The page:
Thursday, January 7, 2010

New York State Supreme Court Decision Speaks Loudly On 'System of Justice': Mangus against Niagara County Department of Social Services, et al

The least-noticed cases sometimes say the most about the institution and our system of justice. They can also say the most about the rights of a mother to the care, education, and upbringing of her children, and the opinions of medical professionals, whose primary concern is that of the safety, health and welfare of children in education.

Last month, a ruling on a little-noticed NYS Supreme Court case represents a shameful chapter in NYS Supreme Court history that could have wide-ranging implications for mothers and medical professionals whose primary concern is that of the safety, health, and welfare of the child in education.

It is unclear at this point why Justices Robert G. Hurlbutt, J.P., Nancy E. Smith, Eugene M. Fahey, and Edward D. Carni unanimously ignored the QUESTIONS PRESENTED by the Law Offices of Anthony S. Pecoraro in its Brief on behalf of this Author:

“ (1) Did Petitioner establish that the Appellant committed the alleged maltreatment, by a fair preponderance of the evidence pursuant to New York State Social Services Law Section 422? Answer: No 

(2) Whether the Administrative Law Judge violated the Appellant’s Due Process Rights when they failed to advise and obtain, on the record, an intelligent or understanding waiver of the Appellant right to be afforded the opportunity of counsel? Answer: Yes”

What is clear in its Decision, Justices' Hurlbutt, Smith, Fahey, and Carni unanimously and completely not only ignore the QUESTIONS PRESENTED, they also ignore SUPPORTING EVIDENCE that establishes there is no basis for an indicated report of ‘Educational Neglect’ against this Author, including SUPPORTING EVIDENCE “…that there was, not one but two, doctor’s orders to keep the child out of school.” The record is complete with medical references to keep the child from attending school.”  Appellant’s Exhibit 3 and 4. “At no time was the child kept out of school by the Appellant where there was no doctor’s directive or instruction to do so. Simply, there is no evidence introduced by NDSS that either Doctor removed their demand for home schooling and cleared or certified the child to return to school.”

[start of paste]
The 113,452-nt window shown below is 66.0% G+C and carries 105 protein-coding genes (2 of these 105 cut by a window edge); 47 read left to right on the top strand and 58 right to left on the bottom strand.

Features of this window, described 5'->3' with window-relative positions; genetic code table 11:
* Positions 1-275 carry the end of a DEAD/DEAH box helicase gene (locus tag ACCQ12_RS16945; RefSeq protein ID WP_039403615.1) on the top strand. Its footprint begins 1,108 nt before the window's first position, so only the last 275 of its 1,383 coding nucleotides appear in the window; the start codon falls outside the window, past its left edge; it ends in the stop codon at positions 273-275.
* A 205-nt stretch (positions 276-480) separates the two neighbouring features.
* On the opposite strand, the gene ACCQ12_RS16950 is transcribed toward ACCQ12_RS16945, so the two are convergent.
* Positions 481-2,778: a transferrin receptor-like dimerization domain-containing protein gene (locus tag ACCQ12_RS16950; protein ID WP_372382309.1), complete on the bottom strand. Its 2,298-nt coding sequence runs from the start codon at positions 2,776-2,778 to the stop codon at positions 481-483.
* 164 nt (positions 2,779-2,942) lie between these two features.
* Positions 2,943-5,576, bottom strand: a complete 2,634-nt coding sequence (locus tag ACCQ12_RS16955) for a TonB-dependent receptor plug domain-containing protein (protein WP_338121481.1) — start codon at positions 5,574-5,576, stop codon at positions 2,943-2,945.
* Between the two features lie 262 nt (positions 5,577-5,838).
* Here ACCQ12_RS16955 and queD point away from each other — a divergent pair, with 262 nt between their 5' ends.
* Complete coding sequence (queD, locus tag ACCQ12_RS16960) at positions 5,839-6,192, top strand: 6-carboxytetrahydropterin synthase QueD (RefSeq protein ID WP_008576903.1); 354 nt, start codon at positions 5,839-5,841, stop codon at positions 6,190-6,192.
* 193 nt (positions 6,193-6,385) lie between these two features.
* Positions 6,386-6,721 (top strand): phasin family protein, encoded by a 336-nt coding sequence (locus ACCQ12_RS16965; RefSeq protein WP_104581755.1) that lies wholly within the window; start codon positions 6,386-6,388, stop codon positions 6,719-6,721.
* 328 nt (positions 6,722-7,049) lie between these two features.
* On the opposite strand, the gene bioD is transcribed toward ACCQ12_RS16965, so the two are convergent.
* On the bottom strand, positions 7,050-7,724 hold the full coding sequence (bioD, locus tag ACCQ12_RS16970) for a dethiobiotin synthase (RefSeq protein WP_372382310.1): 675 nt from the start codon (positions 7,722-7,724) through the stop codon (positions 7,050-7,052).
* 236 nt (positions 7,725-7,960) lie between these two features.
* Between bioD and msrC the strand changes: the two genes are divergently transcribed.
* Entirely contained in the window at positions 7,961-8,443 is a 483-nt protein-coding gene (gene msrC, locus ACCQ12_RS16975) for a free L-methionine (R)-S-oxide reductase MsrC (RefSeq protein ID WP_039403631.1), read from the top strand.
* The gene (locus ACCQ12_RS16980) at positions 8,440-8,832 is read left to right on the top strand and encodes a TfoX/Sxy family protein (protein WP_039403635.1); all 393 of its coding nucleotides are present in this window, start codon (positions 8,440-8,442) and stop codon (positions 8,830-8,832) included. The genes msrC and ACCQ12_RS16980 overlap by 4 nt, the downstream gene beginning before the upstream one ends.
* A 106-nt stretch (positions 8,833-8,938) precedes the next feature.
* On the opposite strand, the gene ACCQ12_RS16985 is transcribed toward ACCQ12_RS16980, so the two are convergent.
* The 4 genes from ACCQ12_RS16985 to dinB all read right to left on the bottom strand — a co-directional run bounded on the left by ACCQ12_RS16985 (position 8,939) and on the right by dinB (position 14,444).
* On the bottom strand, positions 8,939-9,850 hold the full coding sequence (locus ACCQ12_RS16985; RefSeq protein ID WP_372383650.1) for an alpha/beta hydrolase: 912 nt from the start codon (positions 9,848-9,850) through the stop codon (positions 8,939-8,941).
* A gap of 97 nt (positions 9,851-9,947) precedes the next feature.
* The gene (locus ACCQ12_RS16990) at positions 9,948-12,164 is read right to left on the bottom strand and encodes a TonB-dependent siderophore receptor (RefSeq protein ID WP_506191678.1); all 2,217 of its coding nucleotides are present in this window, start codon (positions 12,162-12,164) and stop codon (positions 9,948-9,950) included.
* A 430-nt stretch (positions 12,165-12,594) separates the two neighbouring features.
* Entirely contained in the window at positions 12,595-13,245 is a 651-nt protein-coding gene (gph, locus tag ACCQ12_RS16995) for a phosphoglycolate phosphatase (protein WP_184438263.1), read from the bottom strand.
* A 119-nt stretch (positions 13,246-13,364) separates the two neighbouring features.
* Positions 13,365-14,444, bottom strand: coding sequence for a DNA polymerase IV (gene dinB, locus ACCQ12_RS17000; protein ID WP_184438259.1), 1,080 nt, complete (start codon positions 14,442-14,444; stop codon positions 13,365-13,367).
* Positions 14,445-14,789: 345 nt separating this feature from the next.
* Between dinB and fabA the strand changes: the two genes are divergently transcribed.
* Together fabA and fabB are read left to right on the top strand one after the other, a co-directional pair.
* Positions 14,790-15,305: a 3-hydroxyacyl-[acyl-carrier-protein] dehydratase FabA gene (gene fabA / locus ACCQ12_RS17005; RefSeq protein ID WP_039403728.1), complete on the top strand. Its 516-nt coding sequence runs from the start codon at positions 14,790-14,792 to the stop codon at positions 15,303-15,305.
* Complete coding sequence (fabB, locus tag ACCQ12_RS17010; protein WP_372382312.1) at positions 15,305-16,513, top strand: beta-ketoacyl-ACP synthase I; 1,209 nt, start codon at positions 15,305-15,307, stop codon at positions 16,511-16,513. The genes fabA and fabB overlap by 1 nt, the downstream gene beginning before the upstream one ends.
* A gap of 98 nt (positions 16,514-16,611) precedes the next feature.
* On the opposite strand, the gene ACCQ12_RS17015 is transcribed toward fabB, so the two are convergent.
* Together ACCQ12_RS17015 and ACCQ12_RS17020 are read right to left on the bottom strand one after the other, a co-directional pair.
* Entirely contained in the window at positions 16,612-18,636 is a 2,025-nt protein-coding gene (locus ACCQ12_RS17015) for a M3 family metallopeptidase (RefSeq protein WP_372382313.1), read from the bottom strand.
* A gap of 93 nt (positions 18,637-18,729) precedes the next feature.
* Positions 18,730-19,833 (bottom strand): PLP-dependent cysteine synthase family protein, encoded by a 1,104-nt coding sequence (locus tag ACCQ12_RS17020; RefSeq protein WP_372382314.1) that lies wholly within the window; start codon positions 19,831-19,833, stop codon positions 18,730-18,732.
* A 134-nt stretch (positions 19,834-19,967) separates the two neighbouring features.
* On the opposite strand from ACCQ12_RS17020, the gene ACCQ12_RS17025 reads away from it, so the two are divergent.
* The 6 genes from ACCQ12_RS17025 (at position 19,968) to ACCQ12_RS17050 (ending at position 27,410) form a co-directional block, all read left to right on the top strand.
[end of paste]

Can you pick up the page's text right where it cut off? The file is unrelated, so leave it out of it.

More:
In this case, SUPPORTING EVIDENCE clearly establishes that this mother did not maltreat her child. Yet, the Justices effectively construct a Memorandum and Order that portrays, erroneously, “…that respondent’s determination that respondent Niagara County Department of Social Services established by a fair preponderance of the evidence at the fair hearing that petitioner maltreated the subject child is supported by substantial evidence.”

The Justices’ refusal to acknowledge the QUESTIONS and SUPPORTING EVIDENCE in its final Decision speaks loudly of the system of justice in the Supreme Court of the State of New York.  This Author however will not be deterred by this 'set-back' in her endeavors to expose the truths of the 'system of justice' in New York State. 


The Court's Decision, here.

NYS Senator Montgomery's Bill Number S5974 - An act to amend the social services law in relation to reports of educational neglect by school districts (6/2009)

Author’s Note: Andrew M. Cuomo, Attorney General of the State of New York, for Respondent’s New York State Office of Child and Family Services; Andrew D. Bing, Deputy Solicitor General and Zainab A. Chaudhry Assistant Solicitor General, of counsel; Jean Greinert, Administrative Law Judge; Richard E. Davidson, Bureau of Special Hearings NYS OCFS; Caseworker Robin Stroud, Niagara County Department of Social Services, North Tonawanda, NY; and Thomas W. Scirto, attorney for Niagara County Department of Social Services; Laura Wagner, of Counsel.